No matter the film, actor Paul Walker always played the most determined character onscreen. Sometimes his seemingly possessed drive to be heroic or romantic was ridiculed by critics and audiences, especially in his early films, like 2001’s The Fast and the Furious and 2003’s Timeline. At that point, though, Walker had not yet learned how to use his face to convey anything other than hollow intensity. But like some of his best fictional incarnations, the actor didn’t quit.
If his promising performances in 2006’s Running Scared and 2013’s Pawnshop Chronicles (a pair of insane Wayne Kramer-directed neonoirs) were any indication, Walker was finally figuring out how to circumvent his pretty-boy looks and give his extreme determinism some human conflict and emotional weight. In the latter film, his amazing turn as a meth-head country rube going through a hallucinatory breakdown is superb.
All of this hindsight is particularly relevant because Walker was suddenly killed on Nov. 30 in a horrific traffic accident at the age of 40, along with his business manager, Roger Rodas, who was apparently driving the high-octane Porsche at an unsafe speed.
The actor’s death has halted production on the seventh Fast and Furious entry, a major blip on Hollywood’s commercial radar. But it also gives added resonance to a film Walker had reportedly completed and felt especially connected to as both a father and professional.
Hours, which opens Friday, Dec. 13, at AMC Plaza Bonita, is set on the eve of Hurricane Katrina in a city hospital where multiple stories seem to be colliding at once. The film quickly focuses on Nolan (Walker), a father-to-be arriving with his pregnant wife Abigail (Genesis Rodriguez), who’s already bleeding heavily.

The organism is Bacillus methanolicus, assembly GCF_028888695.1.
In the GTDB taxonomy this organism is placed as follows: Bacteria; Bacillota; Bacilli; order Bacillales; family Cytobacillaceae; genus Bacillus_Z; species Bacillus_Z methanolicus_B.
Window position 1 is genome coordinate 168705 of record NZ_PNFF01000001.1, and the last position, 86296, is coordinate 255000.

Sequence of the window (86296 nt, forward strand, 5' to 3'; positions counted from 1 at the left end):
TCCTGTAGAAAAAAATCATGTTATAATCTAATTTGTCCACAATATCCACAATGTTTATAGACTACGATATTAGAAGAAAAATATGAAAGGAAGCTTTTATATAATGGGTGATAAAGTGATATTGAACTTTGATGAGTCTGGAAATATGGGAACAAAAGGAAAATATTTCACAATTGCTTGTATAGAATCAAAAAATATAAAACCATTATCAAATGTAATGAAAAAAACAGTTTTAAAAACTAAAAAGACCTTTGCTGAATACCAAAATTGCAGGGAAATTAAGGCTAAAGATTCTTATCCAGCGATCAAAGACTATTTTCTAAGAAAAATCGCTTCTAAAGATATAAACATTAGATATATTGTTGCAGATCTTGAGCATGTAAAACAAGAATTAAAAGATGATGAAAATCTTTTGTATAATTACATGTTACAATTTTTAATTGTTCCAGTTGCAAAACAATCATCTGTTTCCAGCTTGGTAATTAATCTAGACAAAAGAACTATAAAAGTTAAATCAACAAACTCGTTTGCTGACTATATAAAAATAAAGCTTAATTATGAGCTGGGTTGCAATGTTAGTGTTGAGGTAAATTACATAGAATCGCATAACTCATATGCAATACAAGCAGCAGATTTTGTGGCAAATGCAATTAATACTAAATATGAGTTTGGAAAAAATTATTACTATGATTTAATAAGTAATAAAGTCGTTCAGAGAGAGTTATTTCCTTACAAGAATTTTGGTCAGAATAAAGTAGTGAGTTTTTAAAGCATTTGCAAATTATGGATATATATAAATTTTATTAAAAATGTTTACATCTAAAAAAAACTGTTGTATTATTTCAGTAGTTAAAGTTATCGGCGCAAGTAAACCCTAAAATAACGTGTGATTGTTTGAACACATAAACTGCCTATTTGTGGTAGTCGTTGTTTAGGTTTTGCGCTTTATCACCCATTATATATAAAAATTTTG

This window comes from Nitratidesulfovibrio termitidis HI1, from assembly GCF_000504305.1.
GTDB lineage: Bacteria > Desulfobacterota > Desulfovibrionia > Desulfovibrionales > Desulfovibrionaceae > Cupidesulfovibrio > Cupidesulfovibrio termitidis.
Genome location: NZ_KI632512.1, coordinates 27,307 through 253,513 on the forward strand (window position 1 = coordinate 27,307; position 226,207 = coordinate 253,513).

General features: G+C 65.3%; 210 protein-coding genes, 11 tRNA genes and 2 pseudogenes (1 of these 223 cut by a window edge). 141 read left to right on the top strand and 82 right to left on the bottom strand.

While his wife is whisked away into the delivery room, Nolan sits in the hospital waiting area, seemingly frozen with shock. Even when 100-mph winds break down windows, causing chaos in the ward, he doesn’t move. The world may be going to hell outside, but so is his, albeit in an altogether different way.
Moments later, a doctor informs Nolan that his wife has died, leaving their premature baby daughter breathing with the help of a ventilator. This short but poignant sequence takes place in a hallway isolated from all the chaos, an eerily calm environment for a man with such internal turmoil ready to spill out.
The impact of Abigail’s death is so powerful that when Nolan sees his baby for the first time, his initial words are “I don’t know you.” But Hours will spend its often-thrilling duration proving how quickly that perspective can change.
Evacuations occur, but Nolan can’t leave due to the ventilator’s weight and need for power. When the levees break, the electricity goes out for good, and he’s left with a crank-action generator that only instills the machine with charges of three minutes. This constant exertion not only takes a physical toll on Nolan; it also tethers him to the location, limiting his options for survival.
No matter the dramatic conflict (everything from dwindling supplies to looters threatens Nolan’s safety), Hours always stays firmly rooted with its character’s personal tumult. Walker instills a fundamental sense of resolve in Nolan that deepens over time, showing without a doubt that the actor is at his best when dealing with the hazy space between fantasy and reality.
There are flashbacks aplenty and multiple sequences that don’t ring true, but Hours is mostly a telling showcase for an actor finally discovering his potential for nuanced expression. That Walker will never get to realize his true potential is deeply saddening, but we shouldn’t forget that he was already becoming something special, a performer of sheer determination intent on helping others, onscreen and off.